Urban Sloth Project: the impacts of habitat disturbance

Urban Sloth Project: the impacts of habitat disturbance

The Urban Sloth Project is a long-term investigation into the impacts of habitat disturbance and rainforest urbanization on the behavior of wild sloths in Costa Rica.

Many people believe that Costa Rica is the best place in the world for seeing sloths – and for good reason; you are almost guaranteed to see a sloth if you visit this tiny Central American country!

Unfortunately, we suspect that this is a sign of a much bigger problem.


social distance sloths
A group of tourists keeping a proper distance from the sloth at Puerto Viejo de Talamanca, South Caribbean.


Sloths in healthy environments are hard to see

In an ideal situation sloths would live in primary rainforests, where the multi-story canopy interlocks and trees are shrouded in extensive epiphyte growth. In this environment, sloths are perfectly camouflaged and become practically invisible, hiding in the dense foliage at the top of gigantic trees.

Unfortunately, the remaining primary rainforests are dwindling as defirestation escalates, and sloths no longer have access to their preferred habitats. They are being forced to exist in increasingly urbanized environments, and here they cannot hide!


find the sloth


Sloths are slow-moving, habitual animals and are therefore very sensitive to changes in the environment. They are unable to run or jump to traverse gaps between trees, and so habitat fragmentation creates a lot of problems. While trying to navigate an increasingly urbanized world, sloths are being electrocuted on powerlines, attacked by dogs, hit by cars, and exploited by humans.


sloth problem
A sloth trying to navigate an increasinly urbanized world. Photo taken in the South Caribbean of Costa Rica. 


Sloths in Costa Rica are now considered to be of conservation concern due to habitat loss from agriculture, livestock production, and the increasing urbanization of the rainforest. In line with this, sloths are the most frequently admitted species to rescue centers in Costa Rica.


find the sloth
A healthy rainforest environemt and the sloths preferred habitat

A massive lack of information on wild sloth behavior

Such a lack of knowledge makes it very challenging for us to develop effective methods to conserve sloths – it is very difficult to protect something that you don’t know anything about!

For two-fingered sloths in particular, even basic data on the natural history and ecological requirements of the species is lacking. For example, information on the habitat preference, ranging patterns, population densities, diet, and reproductive behavior of this genus is incredibly scarce, and for some sloth species, is completely absent.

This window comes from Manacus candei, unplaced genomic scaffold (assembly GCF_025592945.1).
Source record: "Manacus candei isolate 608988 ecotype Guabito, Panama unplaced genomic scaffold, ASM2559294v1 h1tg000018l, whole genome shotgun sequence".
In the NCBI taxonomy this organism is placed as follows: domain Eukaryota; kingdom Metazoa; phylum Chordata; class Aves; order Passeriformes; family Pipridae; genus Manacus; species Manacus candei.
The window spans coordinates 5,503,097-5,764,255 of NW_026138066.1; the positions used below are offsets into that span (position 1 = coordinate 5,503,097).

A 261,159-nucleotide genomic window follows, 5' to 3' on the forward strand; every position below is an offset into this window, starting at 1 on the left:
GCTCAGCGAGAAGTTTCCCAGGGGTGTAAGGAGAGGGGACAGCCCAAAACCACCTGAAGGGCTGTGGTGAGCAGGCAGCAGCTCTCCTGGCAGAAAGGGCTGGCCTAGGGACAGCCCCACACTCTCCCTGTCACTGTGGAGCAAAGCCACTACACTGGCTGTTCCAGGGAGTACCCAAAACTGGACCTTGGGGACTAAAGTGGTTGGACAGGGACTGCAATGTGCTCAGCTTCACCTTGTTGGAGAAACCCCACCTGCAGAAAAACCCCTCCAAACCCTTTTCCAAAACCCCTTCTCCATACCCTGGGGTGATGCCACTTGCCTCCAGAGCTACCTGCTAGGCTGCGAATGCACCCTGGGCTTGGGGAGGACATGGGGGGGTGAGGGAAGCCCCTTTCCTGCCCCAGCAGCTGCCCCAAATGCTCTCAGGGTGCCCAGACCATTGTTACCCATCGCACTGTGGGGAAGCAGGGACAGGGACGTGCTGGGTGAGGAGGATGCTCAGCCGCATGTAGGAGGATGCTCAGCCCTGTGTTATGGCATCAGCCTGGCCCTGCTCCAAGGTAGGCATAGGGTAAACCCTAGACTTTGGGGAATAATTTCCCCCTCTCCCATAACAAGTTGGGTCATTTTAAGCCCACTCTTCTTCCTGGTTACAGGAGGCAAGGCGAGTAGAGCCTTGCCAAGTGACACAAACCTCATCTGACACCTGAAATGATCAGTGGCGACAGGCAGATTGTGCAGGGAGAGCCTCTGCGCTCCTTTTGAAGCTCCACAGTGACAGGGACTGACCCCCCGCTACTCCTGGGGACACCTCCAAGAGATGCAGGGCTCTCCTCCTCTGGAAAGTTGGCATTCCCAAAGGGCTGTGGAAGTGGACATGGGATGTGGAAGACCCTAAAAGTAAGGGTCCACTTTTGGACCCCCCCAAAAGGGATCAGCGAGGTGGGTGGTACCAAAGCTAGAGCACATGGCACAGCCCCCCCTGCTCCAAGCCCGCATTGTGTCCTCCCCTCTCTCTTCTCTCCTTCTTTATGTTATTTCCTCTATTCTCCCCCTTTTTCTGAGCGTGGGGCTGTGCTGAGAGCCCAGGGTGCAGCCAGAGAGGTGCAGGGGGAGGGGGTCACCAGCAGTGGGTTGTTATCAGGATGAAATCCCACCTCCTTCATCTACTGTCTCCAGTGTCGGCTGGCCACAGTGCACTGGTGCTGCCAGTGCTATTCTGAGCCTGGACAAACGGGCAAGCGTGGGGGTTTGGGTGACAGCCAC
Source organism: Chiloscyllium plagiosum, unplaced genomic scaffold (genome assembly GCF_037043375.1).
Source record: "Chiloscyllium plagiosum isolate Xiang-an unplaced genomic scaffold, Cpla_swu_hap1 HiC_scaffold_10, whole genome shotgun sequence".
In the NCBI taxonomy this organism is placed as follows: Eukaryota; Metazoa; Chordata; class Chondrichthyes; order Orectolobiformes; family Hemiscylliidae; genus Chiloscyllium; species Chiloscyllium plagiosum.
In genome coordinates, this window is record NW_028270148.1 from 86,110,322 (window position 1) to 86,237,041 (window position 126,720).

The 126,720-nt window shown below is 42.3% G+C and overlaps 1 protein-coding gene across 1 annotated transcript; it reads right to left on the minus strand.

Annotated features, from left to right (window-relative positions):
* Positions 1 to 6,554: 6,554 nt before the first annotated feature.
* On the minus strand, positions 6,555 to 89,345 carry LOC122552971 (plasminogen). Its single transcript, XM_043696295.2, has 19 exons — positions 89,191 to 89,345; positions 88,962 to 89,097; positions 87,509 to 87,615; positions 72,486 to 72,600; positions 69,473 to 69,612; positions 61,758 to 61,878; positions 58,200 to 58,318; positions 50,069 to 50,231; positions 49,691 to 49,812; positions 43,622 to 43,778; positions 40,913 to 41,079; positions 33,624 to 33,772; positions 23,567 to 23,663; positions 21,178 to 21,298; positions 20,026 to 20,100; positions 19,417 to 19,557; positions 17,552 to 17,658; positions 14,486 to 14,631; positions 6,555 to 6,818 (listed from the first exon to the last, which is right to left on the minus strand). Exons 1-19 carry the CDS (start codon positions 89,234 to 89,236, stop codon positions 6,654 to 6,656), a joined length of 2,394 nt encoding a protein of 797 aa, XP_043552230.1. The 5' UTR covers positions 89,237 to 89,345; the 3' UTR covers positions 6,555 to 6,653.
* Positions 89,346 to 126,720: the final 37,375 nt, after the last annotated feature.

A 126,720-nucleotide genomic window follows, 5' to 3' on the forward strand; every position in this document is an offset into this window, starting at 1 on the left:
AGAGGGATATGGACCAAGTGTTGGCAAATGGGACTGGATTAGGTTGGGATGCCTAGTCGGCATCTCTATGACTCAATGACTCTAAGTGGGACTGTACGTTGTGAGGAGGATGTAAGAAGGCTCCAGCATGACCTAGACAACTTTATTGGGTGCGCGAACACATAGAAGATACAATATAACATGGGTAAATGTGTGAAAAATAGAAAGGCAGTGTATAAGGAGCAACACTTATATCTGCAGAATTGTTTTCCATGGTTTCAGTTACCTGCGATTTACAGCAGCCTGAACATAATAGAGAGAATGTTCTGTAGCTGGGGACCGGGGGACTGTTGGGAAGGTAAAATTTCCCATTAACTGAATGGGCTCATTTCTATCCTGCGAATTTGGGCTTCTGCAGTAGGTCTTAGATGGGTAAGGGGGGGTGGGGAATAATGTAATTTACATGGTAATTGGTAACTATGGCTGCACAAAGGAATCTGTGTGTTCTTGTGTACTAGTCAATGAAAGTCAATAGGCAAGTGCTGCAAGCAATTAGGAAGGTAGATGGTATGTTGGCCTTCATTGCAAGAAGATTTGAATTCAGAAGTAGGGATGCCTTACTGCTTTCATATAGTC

two fingered toed sloth
There is a massive lack of information on the ecology of wild two-fingered sloths


With current extinction rates indicating that we are in the midst of a sixth mass extinction, a lack of knowledge covering the basic ecological requirements of a species is of concern due to the profound implications for the development of future conservation strategies.

Monitoring 32 sloths

The Urban Sloth Project aims to compare the behavior and activity budgets of sloths living in highly urbanized areas with those sloths living in healthier environments (protected primary rainforests).

Over the next 5 years, we will be tracking and monitoring 32 sloths (16 three-fingered sloths, and 16 two-fingered sloths) using VHF radio collars and compact data loggers. The results will be used to develop effective conservation strategies that will help humans and sloths to peacefully coexist.


The data collected will help us to determine:

  • Amount of time spent active vs inactive.
  • Amount of time spent engaging in different behaviors.
  • Home range size.
  • Distance traveled per day.
  • Dietary preferences.
  • Amount of time spent traveling in the canopy vs traveling on the ground.
  • Circadian rhythm of activity – How sloth activity is impacted by the environmental conditions (temperature, humidity, wind speed, rainfall, moon phase).
sharon urban sloth
Sharon is the first sloth collared for the Urban Sloth Project. She was rescued on the side of a road while being harassed by a dog.

To protect sloths, we must first understand them

The knowledge we gain from this project will enable SloCo to make meaningful changes to the lives of sloths living in rapidly changing environments. For example, we will be able to identify which tree species are most important for sloths living in urban areas, and we can make sure that these species are protected and replenished.

We will also be able to identify areas where canopy connectivity needs to be improved to aid sloth dispersal via the installation of wildlife bridges and through targeted reforestation efforts.

You can follow The Urban Sloth Project through our social media platforms (Facebook, Instagram, or Youtube), and also by adopting Sharon, Croissant, and Cacao, where you will receive quarterly updates from our research team!

This project is only possible due to the generosity and kindness of our supporters – thank you for being a part of Team Sloth!


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